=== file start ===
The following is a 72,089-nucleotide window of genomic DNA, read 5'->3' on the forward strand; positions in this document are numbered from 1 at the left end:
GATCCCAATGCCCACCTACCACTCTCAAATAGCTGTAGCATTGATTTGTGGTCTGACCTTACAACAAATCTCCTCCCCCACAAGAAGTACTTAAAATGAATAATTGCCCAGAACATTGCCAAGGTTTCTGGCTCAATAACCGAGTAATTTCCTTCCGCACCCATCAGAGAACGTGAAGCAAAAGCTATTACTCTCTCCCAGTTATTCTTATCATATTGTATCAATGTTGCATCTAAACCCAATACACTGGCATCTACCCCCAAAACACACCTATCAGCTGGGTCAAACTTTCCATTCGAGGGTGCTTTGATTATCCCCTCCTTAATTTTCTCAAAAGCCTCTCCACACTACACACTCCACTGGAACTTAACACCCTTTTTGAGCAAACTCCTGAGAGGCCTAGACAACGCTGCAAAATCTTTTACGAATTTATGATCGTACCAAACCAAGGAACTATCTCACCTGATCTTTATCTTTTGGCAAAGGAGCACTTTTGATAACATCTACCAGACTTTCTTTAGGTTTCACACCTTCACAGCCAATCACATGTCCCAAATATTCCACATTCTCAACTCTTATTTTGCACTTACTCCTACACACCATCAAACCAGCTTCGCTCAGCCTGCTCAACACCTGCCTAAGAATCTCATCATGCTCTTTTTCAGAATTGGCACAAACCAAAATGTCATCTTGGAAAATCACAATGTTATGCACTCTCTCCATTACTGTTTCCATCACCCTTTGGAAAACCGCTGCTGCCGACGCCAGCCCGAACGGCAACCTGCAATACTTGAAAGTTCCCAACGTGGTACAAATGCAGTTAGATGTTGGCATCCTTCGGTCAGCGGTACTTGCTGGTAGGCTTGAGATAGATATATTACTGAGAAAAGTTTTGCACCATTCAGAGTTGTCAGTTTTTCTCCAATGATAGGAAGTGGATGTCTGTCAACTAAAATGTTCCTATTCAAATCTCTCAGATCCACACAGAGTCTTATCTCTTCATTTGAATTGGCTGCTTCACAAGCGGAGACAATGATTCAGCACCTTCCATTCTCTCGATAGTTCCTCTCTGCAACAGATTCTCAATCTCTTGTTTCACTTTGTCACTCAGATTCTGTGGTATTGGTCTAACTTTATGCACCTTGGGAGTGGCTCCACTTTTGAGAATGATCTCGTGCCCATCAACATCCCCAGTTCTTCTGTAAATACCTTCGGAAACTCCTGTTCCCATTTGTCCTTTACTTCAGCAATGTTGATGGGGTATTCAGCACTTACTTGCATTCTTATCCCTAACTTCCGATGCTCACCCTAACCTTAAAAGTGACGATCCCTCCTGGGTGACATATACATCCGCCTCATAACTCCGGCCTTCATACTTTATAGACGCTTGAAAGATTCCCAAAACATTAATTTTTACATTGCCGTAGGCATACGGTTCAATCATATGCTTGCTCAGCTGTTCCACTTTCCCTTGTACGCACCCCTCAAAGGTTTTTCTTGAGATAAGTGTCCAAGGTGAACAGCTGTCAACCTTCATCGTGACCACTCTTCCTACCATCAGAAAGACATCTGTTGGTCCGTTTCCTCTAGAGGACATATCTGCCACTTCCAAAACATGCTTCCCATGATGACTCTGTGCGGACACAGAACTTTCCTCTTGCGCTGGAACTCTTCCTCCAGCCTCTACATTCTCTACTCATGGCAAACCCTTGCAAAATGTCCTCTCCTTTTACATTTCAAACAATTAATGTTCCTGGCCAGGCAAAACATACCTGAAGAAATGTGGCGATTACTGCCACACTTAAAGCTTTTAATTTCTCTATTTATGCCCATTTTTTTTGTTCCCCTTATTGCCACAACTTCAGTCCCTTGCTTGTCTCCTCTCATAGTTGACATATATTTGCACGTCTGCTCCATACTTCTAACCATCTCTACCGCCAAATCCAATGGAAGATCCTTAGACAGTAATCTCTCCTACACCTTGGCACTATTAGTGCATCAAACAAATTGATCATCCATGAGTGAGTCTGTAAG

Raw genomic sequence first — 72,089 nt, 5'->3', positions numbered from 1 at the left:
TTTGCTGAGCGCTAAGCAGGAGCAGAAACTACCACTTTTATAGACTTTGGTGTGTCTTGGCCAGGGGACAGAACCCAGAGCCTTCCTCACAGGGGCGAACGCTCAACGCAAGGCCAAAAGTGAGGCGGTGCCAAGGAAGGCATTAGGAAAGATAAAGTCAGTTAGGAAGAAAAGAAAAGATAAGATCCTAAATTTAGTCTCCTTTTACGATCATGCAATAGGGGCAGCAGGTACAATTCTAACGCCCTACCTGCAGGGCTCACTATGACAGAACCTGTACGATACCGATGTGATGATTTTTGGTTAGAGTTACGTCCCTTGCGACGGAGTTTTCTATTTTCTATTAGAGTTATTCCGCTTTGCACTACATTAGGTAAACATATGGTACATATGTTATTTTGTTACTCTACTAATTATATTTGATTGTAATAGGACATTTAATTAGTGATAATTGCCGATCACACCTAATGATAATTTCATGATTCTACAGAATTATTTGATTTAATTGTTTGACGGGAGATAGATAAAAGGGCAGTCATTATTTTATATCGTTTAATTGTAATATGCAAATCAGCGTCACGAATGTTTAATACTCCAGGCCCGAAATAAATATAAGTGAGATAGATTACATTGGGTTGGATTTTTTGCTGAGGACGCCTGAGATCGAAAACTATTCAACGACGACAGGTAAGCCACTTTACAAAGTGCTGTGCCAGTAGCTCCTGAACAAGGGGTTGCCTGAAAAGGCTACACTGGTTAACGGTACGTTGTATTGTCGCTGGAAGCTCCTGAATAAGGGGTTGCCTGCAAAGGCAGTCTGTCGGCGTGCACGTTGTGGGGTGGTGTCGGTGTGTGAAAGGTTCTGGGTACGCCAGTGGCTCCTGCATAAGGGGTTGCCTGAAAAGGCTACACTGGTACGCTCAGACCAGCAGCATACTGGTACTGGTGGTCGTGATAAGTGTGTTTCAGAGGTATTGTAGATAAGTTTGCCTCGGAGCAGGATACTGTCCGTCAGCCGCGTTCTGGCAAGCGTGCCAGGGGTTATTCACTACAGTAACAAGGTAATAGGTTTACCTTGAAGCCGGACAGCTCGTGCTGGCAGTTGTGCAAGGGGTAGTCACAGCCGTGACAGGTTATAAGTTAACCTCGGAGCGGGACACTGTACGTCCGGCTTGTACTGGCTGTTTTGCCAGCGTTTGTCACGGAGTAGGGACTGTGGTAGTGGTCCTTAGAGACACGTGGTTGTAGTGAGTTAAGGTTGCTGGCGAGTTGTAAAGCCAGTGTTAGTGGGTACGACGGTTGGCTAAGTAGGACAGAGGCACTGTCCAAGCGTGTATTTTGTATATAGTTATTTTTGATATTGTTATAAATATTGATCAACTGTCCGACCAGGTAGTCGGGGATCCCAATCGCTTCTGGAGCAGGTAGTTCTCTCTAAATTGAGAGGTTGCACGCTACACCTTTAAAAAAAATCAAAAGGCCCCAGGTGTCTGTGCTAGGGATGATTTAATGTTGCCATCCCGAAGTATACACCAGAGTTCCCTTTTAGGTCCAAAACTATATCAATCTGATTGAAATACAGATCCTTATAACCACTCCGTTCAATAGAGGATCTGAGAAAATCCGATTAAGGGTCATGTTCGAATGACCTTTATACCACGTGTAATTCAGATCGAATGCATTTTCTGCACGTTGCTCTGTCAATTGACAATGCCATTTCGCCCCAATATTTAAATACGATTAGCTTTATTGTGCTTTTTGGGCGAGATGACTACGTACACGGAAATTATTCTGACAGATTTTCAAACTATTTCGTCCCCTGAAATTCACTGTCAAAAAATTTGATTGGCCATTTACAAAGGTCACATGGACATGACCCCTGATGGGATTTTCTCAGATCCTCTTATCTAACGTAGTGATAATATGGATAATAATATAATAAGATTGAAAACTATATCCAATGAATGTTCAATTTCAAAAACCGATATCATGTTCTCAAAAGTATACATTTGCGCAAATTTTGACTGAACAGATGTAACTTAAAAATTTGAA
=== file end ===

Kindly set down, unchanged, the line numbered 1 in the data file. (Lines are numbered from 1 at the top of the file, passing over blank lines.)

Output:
The following is a 72,089-nucleotide window of genomic DNA, read 5'->3' on the forward strand; positions in this document are numbered from 1 at the left end: